ALBUQUERQUE, N.M. (AP) — A state district judge has ruled that New Mexico health officials went beyond the scope of the law when they sanctioned a licensed medical cannabis producer for displaying a marijuana plant at the 2016 State Fair.
The Health Department initially ordered Ultra Health to close for five straight days during a period that included April 20, 2016 — or 420 Day, the busiest day of the year for cannabis sales.
Judge David Thomson in a recent order found the punishment would have amounted to a fine much greater than what is allowed under state rules, and reduced the sanction to two days. He also found that Ultra Health violated the state’s rules by moving the seedling from a secure growing facility in Bernalillo to Albuquerque for the display at the state fairgrounds.
“The department is right to want to ensure that cannabis is treated as a medicine under the act and not a road show prop,” Thomson wrote.
Ultra Health described the ruling as reasonable, saying it still didn’t believe a suspension of operations was necessary.
The Health Department declined to comment but has indicated to the company that it will appeal the ruling.
Ultra Health, the state’s largest marijuana producer, is also battling the Health Department in court over the number of plants licensed producers can grow.
Per Thomson’s ruling, Ultra Health plans to close one day in June and another in July. Employees will perform community service during those two days.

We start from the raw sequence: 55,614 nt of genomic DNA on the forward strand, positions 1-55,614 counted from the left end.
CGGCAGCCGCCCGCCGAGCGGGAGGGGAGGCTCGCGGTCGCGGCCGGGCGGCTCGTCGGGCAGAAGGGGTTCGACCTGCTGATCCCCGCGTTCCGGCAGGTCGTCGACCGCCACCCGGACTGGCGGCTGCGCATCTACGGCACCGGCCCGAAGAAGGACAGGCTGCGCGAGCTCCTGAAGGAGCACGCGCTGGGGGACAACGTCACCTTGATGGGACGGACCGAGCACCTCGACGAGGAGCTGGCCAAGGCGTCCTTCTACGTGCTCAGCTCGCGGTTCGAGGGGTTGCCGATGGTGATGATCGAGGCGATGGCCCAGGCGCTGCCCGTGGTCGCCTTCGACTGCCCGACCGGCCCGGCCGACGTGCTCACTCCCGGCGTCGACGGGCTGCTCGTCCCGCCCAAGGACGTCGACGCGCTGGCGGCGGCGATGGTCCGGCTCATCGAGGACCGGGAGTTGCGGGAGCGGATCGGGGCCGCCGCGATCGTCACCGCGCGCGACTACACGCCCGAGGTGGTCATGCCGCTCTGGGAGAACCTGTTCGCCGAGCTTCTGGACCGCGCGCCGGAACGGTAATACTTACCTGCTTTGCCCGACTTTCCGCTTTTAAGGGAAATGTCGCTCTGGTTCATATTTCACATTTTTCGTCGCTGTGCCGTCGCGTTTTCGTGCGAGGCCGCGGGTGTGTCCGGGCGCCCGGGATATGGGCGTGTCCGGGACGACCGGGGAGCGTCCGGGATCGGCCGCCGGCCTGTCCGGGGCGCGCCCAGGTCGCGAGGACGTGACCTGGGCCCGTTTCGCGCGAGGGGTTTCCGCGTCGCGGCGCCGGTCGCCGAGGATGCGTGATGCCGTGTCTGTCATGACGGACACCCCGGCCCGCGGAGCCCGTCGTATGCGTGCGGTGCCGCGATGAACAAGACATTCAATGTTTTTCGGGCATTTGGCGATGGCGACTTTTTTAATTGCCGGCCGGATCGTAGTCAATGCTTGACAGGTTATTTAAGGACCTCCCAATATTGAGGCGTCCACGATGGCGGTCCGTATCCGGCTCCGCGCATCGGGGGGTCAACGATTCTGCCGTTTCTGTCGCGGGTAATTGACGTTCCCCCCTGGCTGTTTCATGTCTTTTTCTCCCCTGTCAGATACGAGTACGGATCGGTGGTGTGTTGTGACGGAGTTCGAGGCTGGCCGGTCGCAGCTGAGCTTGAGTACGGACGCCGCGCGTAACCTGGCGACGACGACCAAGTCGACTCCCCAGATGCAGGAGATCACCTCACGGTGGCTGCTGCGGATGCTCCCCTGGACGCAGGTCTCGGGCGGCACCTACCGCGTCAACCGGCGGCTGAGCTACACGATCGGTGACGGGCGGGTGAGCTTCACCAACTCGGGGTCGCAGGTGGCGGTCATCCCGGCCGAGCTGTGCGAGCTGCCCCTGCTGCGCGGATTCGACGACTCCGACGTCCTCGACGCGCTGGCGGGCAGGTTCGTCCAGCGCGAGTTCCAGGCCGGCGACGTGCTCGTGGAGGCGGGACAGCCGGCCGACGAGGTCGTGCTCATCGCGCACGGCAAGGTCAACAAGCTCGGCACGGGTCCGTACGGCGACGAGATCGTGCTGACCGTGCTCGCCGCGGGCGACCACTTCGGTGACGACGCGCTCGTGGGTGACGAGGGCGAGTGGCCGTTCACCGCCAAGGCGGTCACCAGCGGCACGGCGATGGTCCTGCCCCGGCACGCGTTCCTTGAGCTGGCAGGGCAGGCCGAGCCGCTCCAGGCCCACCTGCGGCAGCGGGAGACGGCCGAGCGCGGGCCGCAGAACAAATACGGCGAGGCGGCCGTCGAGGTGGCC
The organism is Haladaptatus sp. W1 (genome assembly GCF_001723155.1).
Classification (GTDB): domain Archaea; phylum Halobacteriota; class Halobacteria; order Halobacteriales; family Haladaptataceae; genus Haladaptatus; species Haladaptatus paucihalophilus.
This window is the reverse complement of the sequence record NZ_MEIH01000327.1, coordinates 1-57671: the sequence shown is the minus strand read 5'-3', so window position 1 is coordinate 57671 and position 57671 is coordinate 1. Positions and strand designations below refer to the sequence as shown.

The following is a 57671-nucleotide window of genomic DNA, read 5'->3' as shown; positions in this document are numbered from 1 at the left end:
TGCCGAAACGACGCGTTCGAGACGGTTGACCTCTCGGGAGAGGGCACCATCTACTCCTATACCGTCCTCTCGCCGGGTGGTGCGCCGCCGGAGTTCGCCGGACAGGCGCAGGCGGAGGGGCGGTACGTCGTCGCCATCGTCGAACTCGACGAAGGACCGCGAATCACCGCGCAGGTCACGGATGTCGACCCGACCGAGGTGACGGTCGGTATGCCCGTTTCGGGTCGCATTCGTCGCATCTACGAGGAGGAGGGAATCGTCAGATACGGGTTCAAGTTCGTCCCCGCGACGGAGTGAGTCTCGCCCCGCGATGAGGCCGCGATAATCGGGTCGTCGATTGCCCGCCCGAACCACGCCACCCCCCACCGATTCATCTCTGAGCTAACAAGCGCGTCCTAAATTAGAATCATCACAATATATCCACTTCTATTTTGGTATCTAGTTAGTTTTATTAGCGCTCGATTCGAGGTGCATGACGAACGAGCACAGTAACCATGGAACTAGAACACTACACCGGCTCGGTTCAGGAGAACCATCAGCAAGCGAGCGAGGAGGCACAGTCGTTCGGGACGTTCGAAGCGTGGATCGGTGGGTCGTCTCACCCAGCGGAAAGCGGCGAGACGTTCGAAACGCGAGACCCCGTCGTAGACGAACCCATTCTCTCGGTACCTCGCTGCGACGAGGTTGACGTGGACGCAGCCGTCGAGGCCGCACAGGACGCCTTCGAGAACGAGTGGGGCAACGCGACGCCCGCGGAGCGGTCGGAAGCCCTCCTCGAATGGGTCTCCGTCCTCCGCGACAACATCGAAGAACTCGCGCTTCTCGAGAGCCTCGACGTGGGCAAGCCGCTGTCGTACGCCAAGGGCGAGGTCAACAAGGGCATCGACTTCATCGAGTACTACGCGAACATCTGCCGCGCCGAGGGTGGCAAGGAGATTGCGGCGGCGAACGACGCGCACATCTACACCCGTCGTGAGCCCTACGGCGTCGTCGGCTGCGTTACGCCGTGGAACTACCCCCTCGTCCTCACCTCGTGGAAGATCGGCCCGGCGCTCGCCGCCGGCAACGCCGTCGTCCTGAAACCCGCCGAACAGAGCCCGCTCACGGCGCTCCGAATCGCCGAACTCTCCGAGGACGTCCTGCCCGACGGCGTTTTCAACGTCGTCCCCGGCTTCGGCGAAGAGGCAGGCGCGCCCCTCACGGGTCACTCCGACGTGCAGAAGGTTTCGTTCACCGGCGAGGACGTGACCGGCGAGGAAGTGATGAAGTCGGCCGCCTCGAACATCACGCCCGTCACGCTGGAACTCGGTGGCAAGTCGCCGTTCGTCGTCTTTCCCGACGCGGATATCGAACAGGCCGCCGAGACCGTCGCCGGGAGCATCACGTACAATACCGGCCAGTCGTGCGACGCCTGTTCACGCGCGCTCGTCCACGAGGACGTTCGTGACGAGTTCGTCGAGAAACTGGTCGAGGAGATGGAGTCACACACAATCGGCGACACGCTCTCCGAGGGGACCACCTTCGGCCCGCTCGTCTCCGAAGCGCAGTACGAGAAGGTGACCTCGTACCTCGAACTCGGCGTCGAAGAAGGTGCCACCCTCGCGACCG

Despite New Mexico’s history as the first state to allow research and experimentation with marijuana as a therapeutic drug, it wasn’t until recently that the state’s decade-old medical marijuana program began to grow exponentially.
Producers licensed under the program reported record sales of more than $86 million in 2017, and the number of patients enrolled topped 53,000 at the end of May 2018.
Nearly half of those patients list post-traumatic stress disorder as a qualifying condition. Other conditions on the list include cancer and severe chronic pain.
Some state Democratic lawmakers have been pushing for recreational cannabis legalization, saying the resulting revenue could be a boon for a state that has struggled with high poverty and unemployment rates. Critics argue that New Mexico already has problems with substance abuse and addiction, and are fearful that legalizing marijuana would exacerbate those issues.